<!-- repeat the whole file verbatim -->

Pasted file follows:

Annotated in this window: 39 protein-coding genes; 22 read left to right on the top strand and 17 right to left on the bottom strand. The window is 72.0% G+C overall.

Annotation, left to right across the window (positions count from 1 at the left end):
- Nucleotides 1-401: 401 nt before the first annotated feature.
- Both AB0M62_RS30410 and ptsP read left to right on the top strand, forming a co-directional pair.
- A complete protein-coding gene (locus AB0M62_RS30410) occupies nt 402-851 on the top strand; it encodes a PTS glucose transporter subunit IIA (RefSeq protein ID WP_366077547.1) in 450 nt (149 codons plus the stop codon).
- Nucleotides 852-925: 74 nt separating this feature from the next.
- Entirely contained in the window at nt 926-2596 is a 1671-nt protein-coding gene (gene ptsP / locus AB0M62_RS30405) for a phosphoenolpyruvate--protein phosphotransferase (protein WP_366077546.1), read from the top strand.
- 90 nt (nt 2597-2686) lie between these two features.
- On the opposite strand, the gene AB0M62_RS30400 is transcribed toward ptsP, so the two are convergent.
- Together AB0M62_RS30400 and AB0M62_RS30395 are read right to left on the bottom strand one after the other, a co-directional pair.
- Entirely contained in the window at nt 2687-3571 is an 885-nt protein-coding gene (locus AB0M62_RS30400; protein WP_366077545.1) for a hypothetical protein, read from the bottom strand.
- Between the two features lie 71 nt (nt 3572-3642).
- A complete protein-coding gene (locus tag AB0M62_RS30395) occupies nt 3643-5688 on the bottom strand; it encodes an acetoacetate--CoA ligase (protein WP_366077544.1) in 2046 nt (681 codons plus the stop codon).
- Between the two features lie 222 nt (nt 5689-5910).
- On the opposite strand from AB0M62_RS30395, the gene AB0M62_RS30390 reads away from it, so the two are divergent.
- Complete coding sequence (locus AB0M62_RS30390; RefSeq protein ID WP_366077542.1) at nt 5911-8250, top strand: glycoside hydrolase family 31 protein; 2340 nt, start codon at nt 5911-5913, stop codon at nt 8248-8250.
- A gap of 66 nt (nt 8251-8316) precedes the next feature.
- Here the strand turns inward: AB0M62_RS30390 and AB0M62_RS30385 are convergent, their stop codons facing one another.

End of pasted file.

Annotated in this window: 39 protein-coding genes; 22 read left to right on the top strand and 17 right to left on the bottom strand. The window is 72.0% G+C overall.

Annotation, left to right across the window (positions count from 1 at the left end):
- Nucleotides 1-401: 401 nt before the first annotated feature.
- Both AB0M62_RS30410 and ptsP read left to right on the top strand, forming a co-directional pair.
- A complete protein-coding gene (locus AB0M62_RS30410) occupies nt 402-851 on the top strand; it encodes a PTS glucose transporter subunit IIA (RefSeq protein ID WP_366077547.1) in 450 nt (149 codons plus the stop codon).
- Nucleotides 852-925: 74 nt separating this feature from the next.
- Entirely contained in the window at nt 926-2596 is a 1671-nt protein-coding gene (gene ptsP / locus AB0M62_RS30405) for a phosphoenolpyruvate--protein phosphotransferase (protein WP_366077546.1), read from the top strand.
- 90 nt (nt 2597-2686) lie between these two features.
- On the opposite strand, the gene AB0M62_RS30400 is transcribed toward ptsP, so the two are convergent.
- Together AB0M62_RS30400 and AB0M62_RS30395 are read right to left on the bottom strand one after the other, a co-directional pair.
- Entirely contained in the window at nt 2687-3571 is an 885-nt protein-coding gene (locus AB0M62_RS30400; protein WP_366077545.1) for a hypothetical protein, read from the bottom strand.
- Between the two features lie 71 nt (nt 3572-3642).
- A complete protein-coding gene (locus tag AB0M62_RS30395) occupies nt 3643-5688 on the bottom strand; it encodes an acetoacetate--CoA ligase (protein WP_366077544.1) in 2046 nt (681 codons plus the stop codon).
- Between the two features lie 222 nt (nt 5689-5910).
- On the opposite strand from AB0M62_RS30395, the gene AB0M62_RS30390 reads away from it, so the two are divergent.
- Complete coding sequence (locus AB0M62_RS30390; RefSeq protein ID WP_366077542.1) at nt 5911-8250, top strand: glycoside hydrolase family 31 protein; 2340 nt, start codon at nt 5911-5913, stop codon at nt 8248-8250.
- A gap of 66 nt (nt 8251-8316) precedes the next feature.
- Here the strand turns inward: AB0M62_RS30390 and AB0M62_RS30385 are convergent, their stop codons facing one another.